Warren plans to recruit minorities, women, local firefighters through schools.

SEE ALSO: Promoters tout possibilities of Warren’s Garden District

By Ed Runyan



Warren officials seem to agree that it’s important for the Warren Fire Department to employ its first female firefighter someday.

They also agree that the city should recruit blacks to work in the fire department because none has been hired since 1992, and that local residents should be encouraged to apply for openings because few have in the past couple of years.

But finding ways to accomplish these goals has been far from clear.

At the Warren Civil Service Commission meeting in July, Orneil Heller, an assis- tant fire chief, discussed a report with the commission that he and other members of the Minority Recruitment Committee wrote to address the issue.

Heller took away from the meeting that he was being directed to do one thing: work out a plan with Fire Chief Ken Nussle to schedule firefighter presentations in Warren-area schools to encourage students to consider careers in the fire service.

"I think they are most interested in local recruitment,” Heller said, adding that none of the sessions has been scheduled.

The nine-member committee’s report, released in June, strongly recommended that the fire department become a member of the National Firefighter Diversity Recruitment Council, which would allow the fire department to advertise its job openings to minorities and women from a wide area.

But Heller said he’s not being directed to do that because of the focus on hiring local residents instead of people from outside the area.

The Rev. Frank Hearns, a member of the civil service commission, did not attend the July meeting and has not talked with Heller since the meeting about the next steps to take, Heller said.

No additional discussions are planned at any future civil service commission meetings.

The Rev. Mr. Hearns has advocated taking bold steps to encourage females to get hired, such as creating jobs in the department that would not require them to pass a test of physical agility and strength or modifying the physical agility test to better suit a woman.

Heller said he believes the way the city gives its physical agility test now — through Cuyahoga Community College — is an improvement over having it administered by Warren firefighters because CCC follows national standards.

Until recently, Warren firefighters administered the test, which left people to wonder if females were being discouraged from passing the test, Heller said.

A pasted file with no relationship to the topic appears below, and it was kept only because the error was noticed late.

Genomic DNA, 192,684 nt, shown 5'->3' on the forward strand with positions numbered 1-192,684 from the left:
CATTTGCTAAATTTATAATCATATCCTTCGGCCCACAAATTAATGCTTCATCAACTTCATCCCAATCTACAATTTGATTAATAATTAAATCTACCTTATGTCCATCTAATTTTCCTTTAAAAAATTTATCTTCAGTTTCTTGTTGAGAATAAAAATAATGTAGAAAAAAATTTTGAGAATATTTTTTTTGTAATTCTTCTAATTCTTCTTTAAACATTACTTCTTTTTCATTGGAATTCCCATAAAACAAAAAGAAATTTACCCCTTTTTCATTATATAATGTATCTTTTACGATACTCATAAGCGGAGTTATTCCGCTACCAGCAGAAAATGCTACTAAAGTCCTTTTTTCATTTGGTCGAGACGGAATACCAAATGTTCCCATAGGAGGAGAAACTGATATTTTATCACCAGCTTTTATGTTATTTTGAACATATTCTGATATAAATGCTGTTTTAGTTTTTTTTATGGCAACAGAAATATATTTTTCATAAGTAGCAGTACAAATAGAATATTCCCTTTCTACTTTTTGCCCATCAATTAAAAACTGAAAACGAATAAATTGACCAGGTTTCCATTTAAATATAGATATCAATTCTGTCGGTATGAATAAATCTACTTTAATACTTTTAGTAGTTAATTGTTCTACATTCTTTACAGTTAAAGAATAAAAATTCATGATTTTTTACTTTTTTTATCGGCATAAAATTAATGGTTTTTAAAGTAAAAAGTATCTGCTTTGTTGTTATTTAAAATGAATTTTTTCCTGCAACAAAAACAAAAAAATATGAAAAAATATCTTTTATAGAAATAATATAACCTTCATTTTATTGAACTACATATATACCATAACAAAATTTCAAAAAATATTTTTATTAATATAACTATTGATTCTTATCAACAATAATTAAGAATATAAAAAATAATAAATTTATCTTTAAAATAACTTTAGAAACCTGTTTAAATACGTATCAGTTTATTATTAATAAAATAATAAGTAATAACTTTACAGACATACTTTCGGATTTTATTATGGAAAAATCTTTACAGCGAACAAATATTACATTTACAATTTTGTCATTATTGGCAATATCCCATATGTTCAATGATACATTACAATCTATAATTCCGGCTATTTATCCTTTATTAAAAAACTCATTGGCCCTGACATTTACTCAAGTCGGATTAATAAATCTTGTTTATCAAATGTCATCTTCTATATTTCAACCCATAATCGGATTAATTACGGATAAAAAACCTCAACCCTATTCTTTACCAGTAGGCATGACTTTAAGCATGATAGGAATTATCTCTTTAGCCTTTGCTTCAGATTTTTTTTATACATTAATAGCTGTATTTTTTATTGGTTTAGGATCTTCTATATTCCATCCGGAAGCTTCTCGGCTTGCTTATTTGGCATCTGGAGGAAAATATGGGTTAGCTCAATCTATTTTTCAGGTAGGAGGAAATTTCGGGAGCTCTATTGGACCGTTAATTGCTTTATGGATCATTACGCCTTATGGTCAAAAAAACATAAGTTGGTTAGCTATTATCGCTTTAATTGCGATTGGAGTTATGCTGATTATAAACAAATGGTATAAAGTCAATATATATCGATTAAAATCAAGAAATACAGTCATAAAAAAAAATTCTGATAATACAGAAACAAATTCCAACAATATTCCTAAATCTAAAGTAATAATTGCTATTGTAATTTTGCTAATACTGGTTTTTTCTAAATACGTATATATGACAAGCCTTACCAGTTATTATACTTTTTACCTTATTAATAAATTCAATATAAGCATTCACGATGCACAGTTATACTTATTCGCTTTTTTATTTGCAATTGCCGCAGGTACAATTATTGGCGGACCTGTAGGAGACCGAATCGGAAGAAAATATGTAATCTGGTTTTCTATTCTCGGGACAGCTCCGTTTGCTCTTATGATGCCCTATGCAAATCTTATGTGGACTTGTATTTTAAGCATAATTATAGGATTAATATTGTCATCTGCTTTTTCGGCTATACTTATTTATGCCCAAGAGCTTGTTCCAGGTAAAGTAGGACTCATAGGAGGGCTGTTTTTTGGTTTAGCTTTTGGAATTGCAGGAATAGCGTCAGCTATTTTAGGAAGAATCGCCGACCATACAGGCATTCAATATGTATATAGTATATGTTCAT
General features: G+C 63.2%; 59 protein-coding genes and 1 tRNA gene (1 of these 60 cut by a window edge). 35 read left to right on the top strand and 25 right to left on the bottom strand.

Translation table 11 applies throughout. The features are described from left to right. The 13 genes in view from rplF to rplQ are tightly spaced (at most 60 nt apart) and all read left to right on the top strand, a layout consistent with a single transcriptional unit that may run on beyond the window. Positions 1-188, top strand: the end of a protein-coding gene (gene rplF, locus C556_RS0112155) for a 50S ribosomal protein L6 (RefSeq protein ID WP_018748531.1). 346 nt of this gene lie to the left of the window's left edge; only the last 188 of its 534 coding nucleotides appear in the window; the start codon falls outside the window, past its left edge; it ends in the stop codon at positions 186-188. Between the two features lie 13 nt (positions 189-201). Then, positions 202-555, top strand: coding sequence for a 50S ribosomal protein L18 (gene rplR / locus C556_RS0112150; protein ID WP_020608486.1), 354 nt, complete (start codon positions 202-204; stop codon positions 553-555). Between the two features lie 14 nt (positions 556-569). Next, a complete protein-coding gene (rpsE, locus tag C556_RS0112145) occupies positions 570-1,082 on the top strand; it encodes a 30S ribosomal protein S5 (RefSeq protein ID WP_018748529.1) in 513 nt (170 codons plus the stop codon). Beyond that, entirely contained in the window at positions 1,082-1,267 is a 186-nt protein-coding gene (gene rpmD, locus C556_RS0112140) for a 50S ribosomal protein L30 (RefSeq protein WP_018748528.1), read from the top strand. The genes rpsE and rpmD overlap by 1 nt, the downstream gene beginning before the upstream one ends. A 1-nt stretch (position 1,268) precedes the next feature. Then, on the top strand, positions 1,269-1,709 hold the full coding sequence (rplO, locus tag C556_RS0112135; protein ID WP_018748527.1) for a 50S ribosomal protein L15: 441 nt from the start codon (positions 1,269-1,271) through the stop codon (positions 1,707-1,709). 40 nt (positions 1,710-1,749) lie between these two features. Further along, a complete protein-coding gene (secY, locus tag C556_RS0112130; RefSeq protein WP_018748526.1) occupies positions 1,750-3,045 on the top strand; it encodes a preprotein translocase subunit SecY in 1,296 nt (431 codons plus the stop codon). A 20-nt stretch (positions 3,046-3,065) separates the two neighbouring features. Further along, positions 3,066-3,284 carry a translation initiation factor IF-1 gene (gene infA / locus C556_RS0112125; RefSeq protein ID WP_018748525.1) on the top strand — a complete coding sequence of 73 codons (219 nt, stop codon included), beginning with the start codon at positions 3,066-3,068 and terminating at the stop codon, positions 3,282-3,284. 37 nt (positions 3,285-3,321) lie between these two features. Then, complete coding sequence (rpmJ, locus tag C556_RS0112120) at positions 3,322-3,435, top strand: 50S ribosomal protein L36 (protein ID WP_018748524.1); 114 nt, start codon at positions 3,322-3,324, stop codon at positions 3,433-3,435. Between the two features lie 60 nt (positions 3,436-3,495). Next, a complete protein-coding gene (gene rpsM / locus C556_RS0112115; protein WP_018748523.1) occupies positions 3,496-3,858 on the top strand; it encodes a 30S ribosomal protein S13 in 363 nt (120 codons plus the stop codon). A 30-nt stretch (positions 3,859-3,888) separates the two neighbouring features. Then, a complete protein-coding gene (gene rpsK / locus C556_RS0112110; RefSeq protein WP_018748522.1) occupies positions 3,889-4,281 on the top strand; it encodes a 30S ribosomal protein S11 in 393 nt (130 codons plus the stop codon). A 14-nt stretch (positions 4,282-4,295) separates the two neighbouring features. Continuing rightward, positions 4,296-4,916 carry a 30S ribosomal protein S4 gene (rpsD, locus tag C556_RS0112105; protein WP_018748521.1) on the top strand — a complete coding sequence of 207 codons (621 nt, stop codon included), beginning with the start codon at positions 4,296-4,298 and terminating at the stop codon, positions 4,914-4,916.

Heller said he believes recruitment in the schools will accomplish many goals at once.

“Since we’ll be addressing all areas of the schools, hopefully we will be able to attract all segments of the population,” he said.

As for creating nonfirefighting jobs, such as fire inspector, to encourage women to be hired, Heller said that would require negotiations with the firefighters union and is unlikely.

“We’re having enough trouble keeping the positions we have, so I wouldn’t think we’d create new ones,” he said.

Mayor Doug Franklin said he thinks the city needs to be “as inclusive as possible” and supports “all initiatives that support that goal. I know we’re a stronger city when we’re diverse.”

He pointed out that there is one secretary position in the fire department that has no physical requirements, “but when you talk about safety, you have to be careful to have professional standards that meet the requirements.”

The fire department has hired numerous firefighters in the past 21/2 years with money from a federal Homeland Security grant and required paramedic training for each new hire.

Nussle said he required that in hopes that the city would restart its ambulance service to keep grant-funded positions after the grant runs out, but the paramedic requirement has made it more difficult to attract minorities.

Since the fire department is still receiving a Homeland Security grant and is applying for another one in the coming weeks, the paramedic requirement is going to remain, Nussle said.

Franklin added that he thinks the paramedic requirement may help attract females to the fire department because so many area paramedics are female.

The fire department plans to give a test in the coming months for entry-level firefighters because the department needs about three more firefighters, and its most recent list is nearly used up.

Don't Miss a Story

Sign up for our newsletter to receive daily news directly in your inbox.